Publications / Circulars
Winsor 2 - PAT Ratified by the Home Secretary
Federation response to Home Secretary's written ministerial statement:
Responding to the WMS on the Police Arbitration Tribunal, Steve Williams, Police Federation of England and Wales says;
"Whilst we remain disappointed with some of the PATs recommendations we acknowledge that the home secretary has honoured the process of the Police Negotiating Board. We accept that today's decision by the home secretary's is binding on the police federation of England and Wales and we will continue to engage fully on behalf of our members."
The Home Secretary has ratified the following:
- Expertise and Professional Accreditation Allowance rejected
- Compulsory severance - negotiations to be extended until July 2013
- Competency Related Threshold Payments phased out between 2013 and 2016
- On-call at Â£15 a session
- No link between regional allowance and performance, but Met included
- Accept Official Side pay scale for new entrants at circa Â£19,000
What does this announcement mean?
The Home Secretary's decision to abide by the PNB and PAT process is welcome, even though the PFEW is naturally disappointed with some significant elements of the decision. In particular:
1) Starting salaries
The Â£4,000 reduction in the starting rate for new officers is ill conceived and fails to reflect the dangers and demands inherent in the job. It could also serve to increase the gender pay gap in the police service. The PFEW has always challenged the basis of this reduction. In advising the Winsor Review to recommend this reduction in pay Professor Disney compared police officers to other workers who were paid average earnings at similar levels. Disney also looked at occupations which he considered might 'in the public eye' be seen as comparable.
As pay research organisation Incomes Data Services (IDS) stated, pay comparisons between jobs should be based on their characteristics, not on jobs with similar average pay. In commenting on the approach used by Disney, IDS made the following observations:
"....what is seen as an appropriate comparator 'in the public eye' is not a robust basis for determining a comparator. Instead, comparators should be determined by reference to fact-based analysis of the jobs in question. By contrast, the approach adopted by Disney is not analytical."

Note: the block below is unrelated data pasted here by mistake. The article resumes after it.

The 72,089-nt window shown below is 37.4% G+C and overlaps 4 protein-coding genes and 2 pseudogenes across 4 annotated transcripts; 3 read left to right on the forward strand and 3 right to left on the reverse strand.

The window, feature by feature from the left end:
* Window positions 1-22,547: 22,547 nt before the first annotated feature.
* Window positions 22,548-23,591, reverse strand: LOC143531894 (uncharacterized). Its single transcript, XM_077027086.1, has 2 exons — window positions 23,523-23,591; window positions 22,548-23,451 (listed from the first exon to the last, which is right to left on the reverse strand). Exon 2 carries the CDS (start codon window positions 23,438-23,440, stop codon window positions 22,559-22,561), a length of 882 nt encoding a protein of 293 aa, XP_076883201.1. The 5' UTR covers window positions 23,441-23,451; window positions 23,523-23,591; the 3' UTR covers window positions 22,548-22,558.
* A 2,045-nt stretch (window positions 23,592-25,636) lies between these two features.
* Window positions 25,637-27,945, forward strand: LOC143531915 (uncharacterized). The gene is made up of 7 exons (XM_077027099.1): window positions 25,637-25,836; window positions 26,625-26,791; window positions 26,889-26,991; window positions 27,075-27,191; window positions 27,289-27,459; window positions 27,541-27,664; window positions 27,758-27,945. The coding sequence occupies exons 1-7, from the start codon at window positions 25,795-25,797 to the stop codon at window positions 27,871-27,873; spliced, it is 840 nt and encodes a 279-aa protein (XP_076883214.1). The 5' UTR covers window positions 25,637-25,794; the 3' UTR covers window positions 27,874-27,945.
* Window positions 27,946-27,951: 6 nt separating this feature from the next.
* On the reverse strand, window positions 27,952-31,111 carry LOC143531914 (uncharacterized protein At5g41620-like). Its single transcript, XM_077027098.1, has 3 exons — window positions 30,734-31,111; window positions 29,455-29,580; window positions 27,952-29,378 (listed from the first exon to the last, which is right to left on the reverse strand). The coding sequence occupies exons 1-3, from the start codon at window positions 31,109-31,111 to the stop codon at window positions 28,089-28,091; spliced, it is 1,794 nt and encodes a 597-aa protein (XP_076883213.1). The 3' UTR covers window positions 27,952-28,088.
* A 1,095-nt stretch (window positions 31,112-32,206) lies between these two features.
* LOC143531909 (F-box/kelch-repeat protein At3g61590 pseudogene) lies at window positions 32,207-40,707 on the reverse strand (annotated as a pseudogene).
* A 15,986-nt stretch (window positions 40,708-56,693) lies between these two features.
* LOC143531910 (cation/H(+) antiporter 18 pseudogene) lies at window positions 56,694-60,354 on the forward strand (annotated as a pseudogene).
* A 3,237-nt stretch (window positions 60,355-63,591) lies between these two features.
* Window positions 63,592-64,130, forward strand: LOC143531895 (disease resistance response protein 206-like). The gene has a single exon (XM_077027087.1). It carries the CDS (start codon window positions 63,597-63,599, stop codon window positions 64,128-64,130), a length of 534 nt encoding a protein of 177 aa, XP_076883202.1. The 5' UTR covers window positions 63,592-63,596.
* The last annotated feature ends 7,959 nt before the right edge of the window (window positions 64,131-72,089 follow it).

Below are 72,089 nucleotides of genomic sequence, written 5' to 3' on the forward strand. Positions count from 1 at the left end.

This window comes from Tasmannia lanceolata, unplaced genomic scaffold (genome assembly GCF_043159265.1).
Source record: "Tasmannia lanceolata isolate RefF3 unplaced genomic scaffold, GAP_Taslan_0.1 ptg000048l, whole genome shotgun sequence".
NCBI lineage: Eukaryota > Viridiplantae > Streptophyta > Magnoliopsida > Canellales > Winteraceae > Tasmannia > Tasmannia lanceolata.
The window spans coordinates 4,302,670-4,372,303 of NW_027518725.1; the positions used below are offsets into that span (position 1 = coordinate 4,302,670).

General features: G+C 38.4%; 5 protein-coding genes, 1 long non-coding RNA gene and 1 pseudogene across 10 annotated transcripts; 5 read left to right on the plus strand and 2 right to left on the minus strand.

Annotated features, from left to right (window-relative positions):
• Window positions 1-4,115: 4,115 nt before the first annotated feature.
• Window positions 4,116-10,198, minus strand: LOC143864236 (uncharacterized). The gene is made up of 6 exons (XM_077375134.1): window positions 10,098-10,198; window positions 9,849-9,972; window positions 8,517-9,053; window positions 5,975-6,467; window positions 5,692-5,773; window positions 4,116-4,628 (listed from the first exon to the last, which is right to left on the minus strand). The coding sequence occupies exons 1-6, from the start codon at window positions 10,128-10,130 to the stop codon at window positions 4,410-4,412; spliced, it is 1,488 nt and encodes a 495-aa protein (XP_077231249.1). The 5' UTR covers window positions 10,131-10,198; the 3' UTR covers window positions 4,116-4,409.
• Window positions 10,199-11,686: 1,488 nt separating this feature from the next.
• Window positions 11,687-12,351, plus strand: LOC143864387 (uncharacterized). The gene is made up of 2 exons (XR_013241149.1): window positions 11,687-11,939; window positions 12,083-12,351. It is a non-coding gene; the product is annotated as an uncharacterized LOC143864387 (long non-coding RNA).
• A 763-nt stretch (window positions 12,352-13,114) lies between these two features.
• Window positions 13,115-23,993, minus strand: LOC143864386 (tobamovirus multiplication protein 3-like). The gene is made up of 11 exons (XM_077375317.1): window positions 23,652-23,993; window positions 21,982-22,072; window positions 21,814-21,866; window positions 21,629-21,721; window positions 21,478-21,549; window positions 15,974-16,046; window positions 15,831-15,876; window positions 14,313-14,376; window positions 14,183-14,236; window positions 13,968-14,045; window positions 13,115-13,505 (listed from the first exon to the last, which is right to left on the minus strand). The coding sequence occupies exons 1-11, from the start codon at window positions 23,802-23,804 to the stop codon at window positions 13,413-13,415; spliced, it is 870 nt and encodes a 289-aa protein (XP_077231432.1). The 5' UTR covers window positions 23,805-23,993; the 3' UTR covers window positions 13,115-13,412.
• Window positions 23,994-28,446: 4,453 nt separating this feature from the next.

2) Competence Related Threshold Payments
The decision to remove Competence Related Threshold Payments (CRTPs) will have an impact upon officers already at the top of the payscale. The CRTP is not an allowance, but forms part of an officer's pensionable pay. All officers who were recruited into the police service under the current pay structure have a legitimate expectation that, as long as they meet the specific criteria, they are eligible to access CRTP.
3) Compulsory severance
In respect of compulsory severance, the PFEW continues to have severe reservations about its impact upon the Office of Constable, particularly with the increasing politicisation of policing.
The power to make police officers redundant would directly conflict with the Office of Constable. The doctrine of the independence of the Office of Constable was given its clearest expression by Lord Denning in 1968, when he stated that police officers are "answerable to the law and to the law alone." As office-holders, police officers are empowered to resist unlawful orders as well as any undue political pressure.
The power already exists within Police Regulations to dismiss officers for professional misconduct or unsatisfactory performance. However, if an officer is to exercise his or her duties for the benefit of society and free from compromise, they must be confident that their actions will not be held against them and mark them out for selection for compulsory severance in the future.
The PFEW believes that the extra time granted by the PAT should be used by the PNB to fully explore all of the implications of these proposals and to ensure that the unique status of police officers is fully protected.